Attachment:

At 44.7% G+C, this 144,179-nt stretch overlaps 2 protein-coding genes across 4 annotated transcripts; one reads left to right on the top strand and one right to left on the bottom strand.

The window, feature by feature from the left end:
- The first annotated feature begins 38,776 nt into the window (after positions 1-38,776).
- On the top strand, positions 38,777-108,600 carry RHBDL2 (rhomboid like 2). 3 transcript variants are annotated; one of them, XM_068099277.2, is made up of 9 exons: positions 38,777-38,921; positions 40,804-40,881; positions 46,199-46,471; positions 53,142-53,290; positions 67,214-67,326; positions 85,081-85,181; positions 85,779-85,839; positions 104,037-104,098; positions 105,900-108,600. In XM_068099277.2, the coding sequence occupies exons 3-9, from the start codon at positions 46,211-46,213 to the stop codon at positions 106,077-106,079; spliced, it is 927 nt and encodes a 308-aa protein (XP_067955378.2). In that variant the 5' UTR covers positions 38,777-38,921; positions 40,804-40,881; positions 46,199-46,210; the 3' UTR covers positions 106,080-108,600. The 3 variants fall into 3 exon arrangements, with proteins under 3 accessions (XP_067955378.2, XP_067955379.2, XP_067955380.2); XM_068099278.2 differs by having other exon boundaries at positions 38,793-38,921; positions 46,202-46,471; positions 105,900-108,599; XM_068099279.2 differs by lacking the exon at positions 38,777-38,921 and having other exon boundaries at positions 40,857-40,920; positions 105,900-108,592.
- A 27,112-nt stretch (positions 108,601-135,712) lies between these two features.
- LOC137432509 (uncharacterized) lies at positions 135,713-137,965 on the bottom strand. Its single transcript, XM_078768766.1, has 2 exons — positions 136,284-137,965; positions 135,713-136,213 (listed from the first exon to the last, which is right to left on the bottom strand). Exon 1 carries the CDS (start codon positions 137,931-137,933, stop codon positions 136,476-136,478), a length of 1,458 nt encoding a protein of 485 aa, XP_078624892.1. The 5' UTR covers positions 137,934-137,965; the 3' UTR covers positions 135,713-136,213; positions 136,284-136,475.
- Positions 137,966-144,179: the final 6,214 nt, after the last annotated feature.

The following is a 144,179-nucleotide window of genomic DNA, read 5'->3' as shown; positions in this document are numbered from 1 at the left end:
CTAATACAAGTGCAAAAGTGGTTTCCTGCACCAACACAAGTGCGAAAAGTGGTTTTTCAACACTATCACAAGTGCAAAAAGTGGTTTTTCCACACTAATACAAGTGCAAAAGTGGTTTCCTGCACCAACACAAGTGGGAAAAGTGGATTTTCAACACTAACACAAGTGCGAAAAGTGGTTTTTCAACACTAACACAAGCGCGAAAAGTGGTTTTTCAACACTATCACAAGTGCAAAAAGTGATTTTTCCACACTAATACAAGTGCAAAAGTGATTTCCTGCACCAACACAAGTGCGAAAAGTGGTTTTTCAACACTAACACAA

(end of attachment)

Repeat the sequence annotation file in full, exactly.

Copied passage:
At 44.7% G+C, this 144,179-nt stretch overlaps 2 protein-coding genes across 4 annotated transcripts; one reads left to right on the top strand and one right to left on the bottom strand.

The window, feature by feature from the left end:
- The first annotated feature begins 38,776 nt into the window (after positions 1-38,776).
- On the top strand, positions 38,777-108,600 carry RHBDL2 (rhomboid like 2). 3 transcript variants are annotated; one of them, XM_068099277.2, is made up of 9 exons: positions 38,777-38,921; positions 40,804-40,881; positions 46,199-46,471; positions 53,142-53,290; positions 67,214-67,326; positions 85,081-85,181; positions 85,779-85,839; positions 104,037-104,098; positions 105,900-108,600. In XM_068099277.2, the coding sequence occupies exons 3-9, from the start codon at positions 46,211-46,213 to the stop codon at positions 106,077-106,079; spliced, it is 927 nt and encodes a 308-aa protein (XP_067955378.2). In that variant the 5' UTR covers positions 38,777-38,921; positions 40,804-40,881; positions 46,199-46,210; the 3' UTR covers positions 106,080-108,600. The 3 variants fall into 3 exon arrangements, with proteins under 3 accessions (XP_067955378.2, XP_067955379.2, XP_067955380.2); XM_068099278.2 differs by having other exon boundaries at positions 38,793-38,921; positions 46,202-46,471; positions 105,900-108,599; XM_068099279.2 differs by lacking the exon at positions 38,777-38,921 and having other exon boundaries at positions 40,857-40,920; positions 105,900-108,592.
- A 27,112-nt stretch (positions 108,601-135,712) lies between these two features.
- LOC137432509 (uncharacterized) lies at positions 135,713-137,965 on the bottom strand. Its single transcript, XM_078768766.1, has 2 exons — positions 136,284-137,965; positions 135,713-136,213 (listed from the first exon to the last, which is right to left on the bottom strand). Exon 1 carries the CDS (start codon positions 137,931-137,933, stop codon positions 136,476-136,478), a length of 1,458 nt encoding a protein of 485 aa, XP_078624892.1. The 5' UTR covers positions 137,934-137,965; the 3' UTR covers positions 135,713-136,213; positions 136,284-136,475.
- Positions 137,966-144,179: the final 6,214 nt, after the last annotated feature.

The following is a 144,179-nucleotide window of genomic DNA, read 5'->3' as shown; positions in this document are numbered from 1 at the left end:
CTAATACAAGTGCAAAAGTGGTTTCCTGCACCAACACAAGTGCGAAAAGTGGTTTTTCAACACTATCACAAGTGCAAAAAGTGGTTTTTCCACACTAATACAAGTGCAAAAGTGGTTTCCTGCACCAACACAAGTGGGAAAAGTGGATTTTCAACACTAACACAAGTGCGAAAAGTGGTTTTTCAACACTAACACAAGCGCGAAAAGTGGTTTTTCAACACTATCACAAGTGCAAAAAGTGATTTTTCCACACTAATACAAGTGCAAAAGTGATTTCCTGCACCAACACAAGTGCGAAAAGTGGTTTTTCAACACTAACACAA